FCA Proposes Groundbreaking Diversity and Inclusion Framework for Financial Services
December 5, 2023
The Financial Conduct Authority (FCA) is actively working to enhance diversity and inclusion (D&I) within the financial services sector through a new regulatory framework, according to an article by Dechert LLP. The proposed framework, outlined in the CP23/20 Diversity and Inclusion Consultation, covers various aspects, including integrating non-financial misconduct into Conduct Rules, suitability criteria, and Fitness and Propriety tests. Large firms would be mandated to develop a D&I strategy, alongside collecting, reporting, and disclosing data on D&I metrics.
This initiative builds upon previous D&I-related efforts, such as the FCA’s July 2021 Discussion Paper and a multi-firm review published in December 2022. The consultation period extends until December 18, 2023, with the FCA planning to finalize regulatory requirements based on feedback by 2024. The proposed rules would come into force 12 months after the publication of the Policy Statement.
For all Financial Services and Markets Act (FSMA) firms, regardless of size, the FCA suggests minimum standards to reduce discrimination and misconduct, fostering inclusive workplace cultures. This includes incorporating non-financial misconduct, such as harassment, into Conduct Rules, Fitness and Propriety assessments, and suitability criteria.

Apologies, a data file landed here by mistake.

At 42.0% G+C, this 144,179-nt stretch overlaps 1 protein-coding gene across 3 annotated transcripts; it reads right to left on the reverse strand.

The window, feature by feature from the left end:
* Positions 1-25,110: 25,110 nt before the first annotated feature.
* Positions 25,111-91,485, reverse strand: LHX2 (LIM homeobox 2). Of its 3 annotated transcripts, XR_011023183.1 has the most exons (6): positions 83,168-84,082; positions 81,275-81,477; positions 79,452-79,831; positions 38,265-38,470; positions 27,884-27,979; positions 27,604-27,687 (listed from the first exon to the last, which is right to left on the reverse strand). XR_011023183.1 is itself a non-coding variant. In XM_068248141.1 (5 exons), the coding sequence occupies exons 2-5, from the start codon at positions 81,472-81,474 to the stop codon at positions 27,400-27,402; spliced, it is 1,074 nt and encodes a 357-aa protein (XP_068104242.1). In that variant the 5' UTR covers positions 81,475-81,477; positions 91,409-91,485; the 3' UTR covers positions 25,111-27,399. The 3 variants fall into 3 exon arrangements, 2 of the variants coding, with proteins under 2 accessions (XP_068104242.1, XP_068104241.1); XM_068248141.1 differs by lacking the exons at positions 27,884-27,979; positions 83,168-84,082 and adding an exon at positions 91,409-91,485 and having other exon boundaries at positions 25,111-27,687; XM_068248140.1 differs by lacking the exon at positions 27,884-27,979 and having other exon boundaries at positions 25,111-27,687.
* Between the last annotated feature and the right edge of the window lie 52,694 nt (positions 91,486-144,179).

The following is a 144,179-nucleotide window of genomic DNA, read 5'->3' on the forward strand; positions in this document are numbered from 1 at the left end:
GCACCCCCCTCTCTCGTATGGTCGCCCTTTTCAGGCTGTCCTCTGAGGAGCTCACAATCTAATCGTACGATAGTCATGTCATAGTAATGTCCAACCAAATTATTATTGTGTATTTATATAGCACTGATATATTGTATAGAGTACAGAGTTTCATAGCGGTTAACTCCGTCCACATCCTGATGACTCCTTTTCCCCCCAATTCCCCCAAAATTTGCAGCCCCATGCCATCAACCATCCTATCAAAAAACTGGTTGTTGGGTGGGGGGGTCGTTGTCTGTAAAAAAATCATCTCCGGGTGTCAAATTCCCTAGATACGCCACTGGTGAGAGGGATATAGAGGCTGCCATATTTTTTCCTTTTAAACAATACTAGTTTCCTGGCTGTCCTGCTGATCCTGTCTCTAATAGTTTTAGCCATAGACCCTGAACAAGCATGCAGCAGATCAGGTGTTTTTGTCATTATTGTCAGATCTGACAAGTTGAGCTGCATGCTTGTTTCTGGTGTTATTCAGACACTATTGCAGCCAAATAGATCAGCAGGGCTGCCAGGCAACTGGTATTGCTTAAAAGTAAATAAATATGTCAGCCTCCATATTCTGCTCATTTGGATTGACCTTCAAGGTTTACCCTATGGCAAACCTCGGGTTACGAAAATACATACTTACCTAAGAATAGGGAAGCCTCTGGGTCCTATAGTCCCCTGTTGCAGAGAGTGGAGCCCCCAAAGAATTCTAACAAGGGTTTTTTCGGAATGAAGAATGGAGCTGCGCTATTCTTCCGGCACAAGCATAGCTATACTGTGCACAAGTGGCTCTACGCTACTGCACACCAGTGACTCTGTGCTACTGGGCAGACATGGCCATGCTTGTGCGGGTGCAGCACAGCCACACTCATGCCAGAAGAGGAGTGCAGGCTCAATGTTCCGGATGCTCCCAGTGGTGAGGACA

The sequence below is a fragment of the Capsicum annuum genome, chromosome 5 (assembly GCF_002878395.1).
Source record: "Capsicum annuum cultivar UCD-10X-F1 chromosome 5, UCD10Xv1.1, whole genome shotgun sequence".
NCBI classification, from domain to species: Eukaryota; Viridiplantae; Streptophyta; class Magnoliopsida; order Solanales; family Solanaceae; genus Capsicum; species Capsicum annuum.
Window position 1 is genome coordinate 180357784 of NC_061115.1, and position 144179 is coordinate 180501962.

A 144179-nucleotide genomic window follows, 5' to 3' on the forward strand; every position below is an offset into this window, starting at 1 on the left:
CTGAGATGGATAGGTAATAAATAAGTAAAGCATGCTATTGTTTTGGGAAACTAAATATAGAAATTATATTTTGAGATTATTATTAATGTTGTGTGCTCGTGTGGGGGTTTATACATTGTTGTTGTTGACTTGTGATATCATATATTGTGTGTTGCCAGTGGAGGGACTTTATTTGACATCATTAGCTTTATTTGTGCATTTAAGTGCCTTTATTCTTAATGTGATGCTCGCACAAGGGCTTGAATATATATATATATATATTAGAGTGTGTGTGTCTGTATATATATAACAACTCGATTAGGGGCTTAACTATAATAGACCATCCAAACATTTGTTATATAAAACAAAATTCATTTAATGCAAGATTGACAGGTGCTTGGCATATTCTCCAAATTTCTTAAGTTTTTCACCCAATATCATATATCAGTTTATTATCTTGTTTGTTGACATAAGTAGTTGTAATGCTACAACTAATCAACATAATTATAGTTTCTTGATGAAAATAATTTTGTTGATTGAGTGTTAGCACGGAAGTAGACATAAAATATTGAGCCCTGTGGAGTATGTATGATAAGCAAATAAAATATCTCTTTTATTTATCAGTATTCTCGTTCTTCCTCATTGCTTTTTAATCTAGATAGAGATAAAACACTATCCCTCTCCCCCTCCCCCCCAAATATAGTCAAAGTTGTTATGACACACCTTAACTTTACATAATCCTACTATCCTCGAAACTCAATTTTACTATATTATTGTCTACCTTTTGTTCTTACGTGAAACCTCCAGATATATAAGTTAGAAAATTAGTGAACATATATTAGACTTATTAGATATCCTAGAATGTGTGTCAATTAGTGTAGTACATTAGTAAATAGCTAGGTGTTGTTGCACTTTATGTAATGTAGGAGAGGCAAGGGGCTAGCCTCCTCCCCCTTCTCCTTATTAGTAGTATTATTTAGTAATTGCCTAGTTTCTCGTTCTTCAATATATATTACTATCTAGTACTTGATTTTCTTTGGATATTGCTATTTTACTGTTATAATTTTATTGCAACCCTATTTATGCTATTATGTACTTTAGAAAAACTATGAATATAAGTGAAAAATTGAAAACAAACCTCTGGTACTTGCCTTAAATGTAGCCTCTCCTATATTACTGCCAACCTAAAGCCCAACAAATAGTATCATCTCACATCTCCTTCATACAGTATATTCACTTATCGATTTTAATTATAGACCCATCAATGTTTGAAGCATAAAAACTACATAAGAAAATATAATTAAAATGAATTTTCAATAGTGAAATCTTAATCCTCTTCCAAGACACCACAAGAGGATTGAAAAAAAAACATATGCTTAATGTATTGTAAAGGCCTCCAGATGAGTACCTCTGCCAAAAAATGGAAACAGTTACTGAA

Large firms and Capital Requirements Regulation (CRR) and Solvency II firms face additional requirements, including the development of evidence-based D&I strategies. These strategies should outline objectives, progress measurement, and awareness plans, overseen by the board and made accessible to the public. Firms are also required to set targets addressing underrepresentation across the board, senior leadership, and the employee population, with annual disclosure of progress.
Data reporting forms a crucial aspect, with mandatory reporting on characteristics like age, gender, disability, ethnicity, religion, and sexual orientation. Inclusion metrics, reflecting employee sentiments on safety, contributions, and inclusive environments, would also be reported anonymously and voluntarily. The FCA aims to produce aggregated disclosure reports to facilitate peer benchmarking and progress tracking.
Despite the comprehensive nature of these proposals, the FCA has opted not to move forward with certain ideas presented in its July 2021 Discussion Paper, considering factors like unintended consequences and high costs.
The FCA’s focus on D&I represents a significant shift in regulatory compliance, requiring firms, especially larger ones, to proactively address and report on their D&I efforts. Implementation would likely be complex, necessitating careful planning, senior management engagement, and adherence to data protection regulations. Firms are encouraged to consider compliance steps well in advance, given the anticipated 12-month lead time for these regulations to take effect.
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